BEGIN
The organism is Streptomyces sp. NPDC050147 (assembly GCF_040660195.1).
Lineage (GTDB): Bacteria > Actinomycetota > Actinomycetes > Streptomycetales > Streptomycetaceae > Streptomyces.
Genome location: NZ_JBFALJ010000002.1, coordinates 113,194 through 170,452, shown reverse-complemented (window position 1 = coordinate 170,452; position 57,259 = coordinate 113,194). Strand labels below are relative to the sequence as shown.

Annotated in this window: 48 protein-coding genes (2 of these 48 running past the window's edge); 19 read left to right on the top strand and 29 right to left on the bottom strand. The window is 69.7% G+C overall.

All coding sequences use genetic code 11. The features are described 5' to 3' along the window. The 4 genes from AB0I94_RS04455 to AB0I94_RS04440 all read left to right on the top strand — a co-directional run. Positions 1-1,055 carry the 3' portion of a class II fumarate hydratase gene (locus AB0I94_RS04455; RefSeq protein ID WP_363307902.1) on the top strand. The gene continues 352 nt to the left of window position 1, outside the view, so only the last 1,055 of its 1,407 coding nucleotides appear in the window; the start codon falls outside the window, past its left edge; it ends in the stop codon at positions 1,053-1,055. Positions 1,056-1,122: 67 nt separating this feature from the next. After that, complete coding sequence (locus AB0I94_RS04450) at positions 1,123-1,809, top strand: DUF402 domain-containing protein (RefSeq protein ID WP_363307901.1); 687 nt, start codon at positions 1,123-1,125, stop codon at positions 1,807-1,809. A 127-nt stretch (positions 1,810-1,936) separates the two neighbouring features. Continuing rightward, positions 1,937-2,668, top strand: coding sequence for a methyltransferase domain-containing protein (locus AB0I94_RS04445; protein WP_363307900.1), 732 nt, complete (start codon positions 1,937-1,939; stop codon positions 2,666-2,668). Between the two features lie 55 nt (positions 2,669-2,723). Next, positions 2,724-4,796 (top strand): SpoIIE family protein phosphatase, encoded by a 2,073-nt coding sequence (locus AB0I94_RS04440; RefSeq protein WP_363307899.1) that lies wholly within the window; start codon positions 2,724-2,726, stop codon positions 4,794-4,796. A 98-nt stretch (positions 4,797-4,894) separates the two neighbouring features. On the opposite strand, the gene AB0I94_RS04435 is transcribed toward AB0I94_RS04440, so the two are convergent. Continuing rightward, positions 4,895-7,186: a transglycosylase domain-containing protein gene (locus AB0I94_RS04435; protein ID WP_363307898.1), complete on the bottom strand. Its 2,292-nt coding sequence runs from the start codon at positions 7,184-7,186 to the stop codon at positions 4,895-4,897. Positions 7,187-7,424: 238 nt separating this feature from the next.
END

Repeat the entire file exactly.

The organism is Streptomyces sp. NPDC050147 (assembly GCF_040660195.1).
Lineage (GTDB): Bacteria > Actinomycetota > Actinomycetes > Streptomycetales > Streptomycetaceae > Streptomyces.
Genome location: NZ_JBFALJ010000002.1, coordinates 113,194 through 170,452, shown reverse-complemented (window position 1 = coordinate 170,452; position 57,259 = coordinate 113,194). Strand labels below are relative to the sequence as shown.

Annotated in this window: 48 protein-coding genes (2 of these 48 running past the window's edge); 19 read left to right on the top strand and 29 right to left on the bottom strand. The window is 69.7% G+C overall.

All coding sequences use genetic code 11. The features are described 5' to 3' along the window. The 4 genes from AB0I94_RS04455 to AB0I94_RS04440 all read left to right on the top strand — a co-directional run. Positions 1-1,055 carry the 3' portion of a class II fumarate hydratase gene (locus AB0I94_RS04455; RefSeq protein ID WP_363307902.1) on the top strand. The gene continues 352 nt to the left of window position 1, outside the view, so only the last 1,055 of its 1,407 coding nucleotides appear in the window; the start codon falls outside the window, past its left edge; it ends in the stop codon at positions 1,053-1,055. Positions 1,056-1,122: 67 nt separating this feature from the next. After that, complete coding sequence (locus AB0I94_RS04450) at positions 1,123-1,809, top strand: DUF402 domain-containing protein (RefSeq protein ID WP_363307901.1); 687 nt, start codon at positions 1,123-1,125, stop codon at positions 1,807-1,809. A 127-nt stretch (positions 1,810-1,936) separates the two neighbouring features. Continuing rightward, positions 1,937-2,668, top strand: coding sequence for a methyltransferase domain-containing protein (locus AB0I94_RS04445; protein WP_363307900.1), 732 nt, complete (start codon positions 1,937-1,939; stop codon positions 2,666-2,668). Between the two features lie 55 nt (positions 2,669-2,723). Next, positions 2,724-4,796 (top strand): SpoIIE family protein phosphatase, encoded by a 2,073-nt coding sequence (locus AB0I94_RS04440; RefSeq protein WP_363307899.1) that lies wholly within the window; start codon positions 2,724-2,726, stop codon positions 4,794-4,796. A 98-nt stretch (positions 4,797-4,894) separates the two neighbouring features. On the opposite strand, the gene AB0I94_RS04435 is transcribed toward AB0I94_RS04440, so the two are convergent. Continuing rightward, positions 4,895-7,186: a transglycosylase domain-containing protein gene (locus AB0I94_RS04435; protein ID WP_363307898.1), complete on the bottom strand. Its 2,292-nt coding sequence runs from the start codon at positions 7,184-7,186 to the stop codon at positions 4,895-4,897. Positions 7,187-7,424: 238 nt separating this feature from the next.